Trying to save GeoCities time capsules

We always imagined how this might end: GeoCities would finally take down all of the animated "under construction" signs, and we'd hear one last Midi file to the tune of horns playing taps.

Instead, GeoCities will probably go down with a whimper today.

Time is up for Yahoo Inc.'s scheduled closing of perhaps the most significant virtual museum in recent history. Years ago a central meeting place for a massive chunk of American Web surfers, GeoCities will lock its doors and take millions of pages offline.

GeoCities allowed anyone to build a custom Web page for free and reserved a small amount of virtual storage to keep pictures and documents. It was perhaps the first mainstream example of an open, participatory and personal Internet.

At the turn of the century, GeoCities was nearly ubiquitous. Fathers created websites about their families; kids created sites about Pokemon; teenage girls created sites about the Backstreet Boys. Practically every facet of culture was documented and thanks to search engines, easily accessible.

All of those documents are about to disappear...

... Some GeoCities pages appear to have been lost over the years. But an independent group called Archiveteam, headed by Jason Scott, has been trying to save everything left before Yahoo closes the building.

The group of dedicated digital historians have been pointing about a hundred computers at the GeoCities domain 24 hours a day for months. First, the machines crawled the neighborhoods, duplicating copies of everything in sight.

"The hard part was going through and trying to find random user names," Scott said about the obstacle Yahoo introduced later in GeoCities' life. "Basically, we're hitting Google and crawling in every direction."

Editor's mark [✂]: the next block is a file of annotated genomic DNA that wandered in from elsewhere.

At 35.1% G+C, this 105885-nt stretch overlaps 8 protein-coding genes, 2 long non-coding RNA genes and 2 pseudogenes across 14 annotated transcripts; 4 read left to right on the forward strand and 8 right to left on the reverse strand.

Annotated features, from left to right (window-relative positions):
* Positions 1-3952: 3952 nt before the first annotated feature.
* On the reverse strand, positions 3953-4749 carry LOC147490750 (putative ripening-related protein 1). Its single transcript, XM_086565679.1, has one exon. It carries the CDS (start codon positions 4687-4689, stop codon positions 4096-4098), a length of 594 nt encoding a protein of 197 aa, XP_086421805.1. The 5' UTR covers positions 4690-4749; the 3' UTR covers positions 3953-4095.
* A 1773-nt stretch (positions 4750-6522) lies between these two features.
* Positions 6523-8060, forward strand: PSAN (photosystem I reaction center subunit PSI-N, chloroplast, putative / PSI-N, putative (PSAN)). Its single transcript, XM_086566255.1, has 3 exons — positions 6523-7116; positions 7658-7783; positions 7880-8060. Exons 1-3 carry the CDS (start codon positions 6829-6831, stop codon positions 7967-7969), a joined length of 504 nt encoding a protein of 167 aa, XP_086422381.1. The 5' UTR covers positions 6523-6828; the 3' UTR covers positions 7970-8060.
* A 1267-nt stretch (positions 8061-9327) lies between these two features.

So far, Archiveteam has captured about a terabyte of data, or about a thousand gigabytes, in its mission of mirroring the entire site.

"That's a lot of data," Rezner said when we told him about Scott's project.

You have no idea. Neither do any of Archiveteam's dozens of volunteers. Yahoo won't tell them how big GeoCities really is. The amount of allotted storage fluctuated over the years, making it even harder to estimate, Scott said.

"We're running blind," Scott said.

Scott, an unemployed systems administrator looking to transition into a career as a historian, has found a lot of history in his quest. He's dug up countless family trees, computer software directories and a document on Romania that he believes was compiled over years.

Even the endless "Saved by the Bell" fan sites -- these are history. Scott put together a page populated with a bunch of the "under construction" Gif files that were synonymous with the early Web. The spiritual successor is the "beta" tag, Scott notes.

"I was trying to illustrate quickly the things that could be lost," Scott said. "All of these discussions are happening at the function of having these artifacts laying around."

Scott is also working with, the group behind the Wayback Machine, to hit the project from two sides. But only a few grains of sand are left atop the hourglass, and scores of pages are sure to be lost.

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